Putting life insurance into a Trust

Putting life insurance into a Trust

We are often asked at Xwills to put life insurance into trust but what does that mean and do we do it?

What is a Trust?

Putting life insurance into a Trust means placing your policy into a legal arrangement.

Think of it like a box, you put the policy inside, someone else looks after the box and then gives the box and it’s contents to your loved one when the time comes.

Why is putting life insurance into a trust a good idea?

  1. Avoiding probate. Your loved ones can use the money to pay off any Inheritance Tax

  2. Avoiding Inheritance Tax. The policy is not taxed as it falls outside the Estate. You can use life insurance policies to reduce Inheritance Tax further. This article on how much is inheritance tax explains more.

  3. Naming your beneficiaries. Make sure the people you want to receive the money actually receive it

Sounds great, what are the bad points?

  1. You can’t benefit from the policy (apart from certain circumstance, see split trusts below)

  2. You pass control of the policy to your trustees?

  3. You cannot change your mind and take the policy out of trust.

How do I put my life insurance policy into a trust?

You should place the policy into a Trust directly with the insurance provider. This should be done ideally at the time you take out the policy or, if not, shortly after either via their online portal or paper forms. Your FCA registered life insurance broker can assist you with this as can Xwills.com

The forms are very confusing, what do they mean?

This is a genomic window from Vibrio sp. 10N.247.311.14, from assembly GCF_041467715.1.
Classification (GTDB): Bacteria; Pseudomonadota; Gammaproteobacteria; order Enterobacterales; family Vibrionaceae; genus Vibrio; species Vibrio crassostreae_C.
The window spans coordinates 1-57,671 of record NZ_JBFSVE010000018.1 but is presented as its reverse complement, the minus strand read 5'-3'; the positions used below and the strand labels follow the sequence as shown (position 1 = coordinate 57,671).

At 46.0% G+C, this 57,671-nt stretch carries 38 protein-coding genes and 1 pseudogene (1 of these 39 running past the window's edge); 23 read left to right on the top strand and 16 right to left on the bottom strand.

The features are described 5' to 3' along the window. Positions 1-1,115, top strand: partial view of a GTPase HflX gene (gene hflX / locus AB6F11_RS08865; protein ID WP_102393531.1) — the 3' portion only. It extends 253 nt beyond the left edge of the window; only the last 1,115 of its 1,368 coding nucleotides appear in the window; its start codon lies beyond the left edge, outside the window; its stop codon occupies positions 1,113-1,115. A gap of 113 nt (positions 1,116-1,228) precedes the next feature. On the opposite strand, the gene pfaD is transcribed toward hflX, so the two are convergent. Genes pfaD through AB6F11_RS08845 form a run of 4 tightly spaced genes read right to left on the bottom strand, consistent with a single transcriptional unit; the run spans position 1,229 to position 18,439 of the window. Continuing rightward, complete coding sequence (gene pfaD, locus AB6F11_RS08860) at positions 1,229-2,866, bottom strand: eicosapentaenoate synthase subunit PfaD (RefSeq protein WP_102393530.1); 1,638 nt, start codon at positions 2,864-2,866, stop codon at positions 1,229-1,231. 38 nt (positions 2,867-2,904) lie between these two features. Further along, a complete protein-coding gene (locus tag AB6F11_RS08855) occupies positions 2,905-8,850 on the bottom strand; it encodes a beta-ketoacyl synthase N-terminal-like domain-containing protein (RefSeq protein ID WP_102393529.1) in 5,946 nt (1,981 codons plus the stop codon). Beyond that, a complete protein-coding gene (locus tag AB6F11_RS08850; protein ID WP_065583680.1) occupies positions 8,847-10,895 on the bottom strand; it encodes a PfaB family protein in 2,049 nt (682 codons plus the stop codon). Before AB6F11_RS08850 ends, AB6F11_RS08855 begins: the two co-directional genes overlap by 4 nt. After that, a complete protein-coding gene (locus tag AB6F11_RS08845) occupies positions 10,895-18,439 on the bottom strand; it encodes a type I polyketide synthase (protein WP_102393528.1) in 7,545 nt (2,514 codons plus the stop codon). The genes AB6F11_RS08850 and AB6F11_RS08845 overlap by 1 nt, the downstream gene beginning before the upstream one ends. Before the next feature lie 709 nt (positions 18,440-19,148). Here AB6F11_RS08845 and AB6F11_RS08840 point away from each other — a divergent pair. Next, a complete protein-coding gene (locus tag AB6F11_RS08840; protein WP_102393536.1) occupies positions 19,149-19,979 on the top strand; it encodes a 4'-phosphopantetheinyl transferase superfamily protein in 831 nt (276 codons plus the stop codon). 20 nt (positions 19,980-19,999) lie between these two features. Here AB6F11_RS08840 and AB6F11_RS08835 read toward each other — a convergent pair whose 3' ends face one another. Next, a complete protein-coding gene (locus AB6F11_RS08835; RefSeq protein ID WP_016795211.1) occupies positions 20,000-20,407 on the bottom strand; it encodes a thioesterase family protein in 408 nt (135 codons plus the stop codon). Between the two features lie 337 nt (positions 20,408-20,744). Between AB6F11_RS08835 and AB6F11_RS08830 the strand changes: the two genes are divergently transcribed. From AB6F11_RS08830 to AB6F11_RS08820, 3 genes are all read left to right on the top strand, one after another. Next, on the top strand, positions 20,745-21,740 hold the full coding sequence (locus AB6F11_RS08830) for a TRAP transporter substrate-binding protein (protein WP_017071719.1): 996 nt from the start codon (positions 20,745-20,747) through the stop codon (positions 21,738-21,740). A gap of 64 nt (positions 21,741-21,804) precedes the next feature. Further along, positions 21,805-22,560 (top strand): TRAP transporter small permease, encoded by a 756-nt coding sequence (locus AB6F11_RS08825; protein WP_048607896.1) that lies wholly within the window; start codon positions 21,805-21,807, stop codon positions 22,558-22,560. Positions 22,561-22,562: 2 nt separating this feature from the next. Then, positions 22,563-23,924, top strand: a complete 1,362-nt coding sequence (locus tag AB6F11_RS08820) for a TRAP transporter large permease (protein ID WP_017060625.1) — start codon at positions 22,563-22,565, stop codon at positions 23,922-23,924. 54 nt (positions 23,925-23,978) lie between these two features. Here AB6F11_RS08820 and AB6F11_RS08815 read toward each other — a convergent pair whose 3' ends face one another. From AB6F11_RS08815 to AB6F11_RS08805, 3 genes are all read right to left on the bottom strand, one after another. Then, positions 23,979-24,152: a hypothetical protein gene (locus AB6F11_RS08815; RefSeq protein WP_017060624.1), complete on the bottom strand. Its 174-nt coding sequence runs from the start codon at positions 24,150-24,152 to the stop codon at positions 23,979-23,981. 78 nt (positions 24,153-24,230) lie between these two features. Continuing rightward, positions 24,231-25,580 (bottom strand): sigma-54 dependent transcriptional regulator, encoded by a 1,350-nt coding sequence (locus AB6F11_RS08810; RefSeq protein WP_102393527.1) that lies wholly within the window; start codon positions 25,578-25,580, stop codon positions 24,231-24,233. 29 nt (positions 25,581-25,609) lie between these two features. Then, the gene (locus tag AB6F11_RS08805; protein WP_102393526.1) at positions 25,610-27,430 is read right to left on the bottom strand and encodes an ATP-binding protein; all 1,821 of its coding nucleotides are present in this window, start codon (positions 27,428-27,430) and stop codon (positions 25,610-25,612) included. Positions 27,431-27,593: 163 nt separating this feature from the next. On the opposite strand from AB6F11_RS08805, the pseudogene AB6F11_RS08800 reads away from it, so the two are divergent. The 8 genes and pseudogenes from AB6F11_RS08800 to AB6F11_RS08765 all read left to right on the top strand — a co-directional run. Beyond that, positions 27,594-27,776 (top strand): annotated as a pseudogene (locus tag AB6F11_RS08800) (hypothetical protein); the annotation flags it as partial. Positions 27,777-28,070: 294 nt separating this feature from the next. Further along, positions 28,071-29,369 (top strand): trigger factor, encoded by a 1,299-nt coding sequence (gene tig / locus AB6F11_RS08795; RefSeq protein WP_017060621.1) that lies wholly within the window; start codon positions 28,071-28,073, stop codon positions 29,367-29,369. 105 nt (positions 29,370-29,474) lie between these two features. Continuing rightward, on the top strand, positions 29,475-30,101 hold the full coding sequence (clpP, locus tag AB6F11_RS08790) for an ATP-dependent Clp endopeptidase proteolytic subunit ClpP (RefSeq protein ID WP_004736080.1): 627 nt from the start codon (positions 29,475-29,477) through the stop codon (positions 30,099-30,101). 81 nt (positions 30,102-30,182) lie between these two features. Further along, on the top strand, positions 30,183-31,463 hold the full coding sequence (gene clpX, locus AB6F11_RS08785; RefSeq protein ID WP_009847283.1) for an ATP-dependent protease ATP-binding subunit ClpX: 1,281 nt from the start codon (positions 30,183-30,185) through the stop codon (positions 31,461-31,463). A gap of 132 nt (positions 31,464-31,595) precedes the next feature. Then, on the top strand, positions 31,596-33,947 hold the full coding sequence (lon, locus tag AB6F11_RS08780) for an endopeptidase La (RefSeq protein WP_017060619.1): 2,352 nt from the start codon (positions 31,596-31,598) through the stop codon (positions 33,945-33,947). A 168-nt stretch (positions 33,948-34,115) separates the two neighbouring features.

Yes, we would have to agree, the legal world likes to use some very “old fashioned” terms but let’s try and put them into plain English for you

There are three types of people on Trust forms

  1. Settlor – This is the person creating the trust

  2. Trustee – This is the person managing the trust

  3. Beneficiary – These are the people benefitting from the trust

Or to use our box analogy from earlier

Settlor – Puts the policy in the box

Trustee – Looks after the box

Beneficiary – Gets the box when the settlor passes away

Does it cost anything?

No, it’s absolutely FREE.

There are so many different types, what’s the difference?

Flexible – As the name suggest, this is more flexible, you can change the beneficiaries at a later date

Discretionary – The Trustees have discretion (hence the name) about which beneficiaries to pay. You should include a letter of wishes so that the people you want to benefit do. Read more about Discretionary Trusts in Wills

Survivors – Only available on joint policies. This lets the surviving joint owner receive the benefits of the policy but are held on discretionary trust if they die within 30 days.

Absolute – The opposite to discretionary, the beneficiaries cannot be changed.

Split – A lot of the above trusts will have the term split before the name. This means that if you have terminal illness cover, or critical illness cover you have the right to keep the benefits of the policy if you get a terminal or critical illness (you get to keep the box, although not under good circumstances!)

In Conclusion

Putting Life insurance into a trust is very simple with the right help. It will save you money if your estate qualifies for Inheritance Tax. It will save your loved ones time and money. It’s free

Hold on, why doesn’t everyone put life insurance into a trust then?

To be frank, the only reason can be that they didn’t know about it, who doesn’t love something that helps you and your loved ones, is simple and is FREE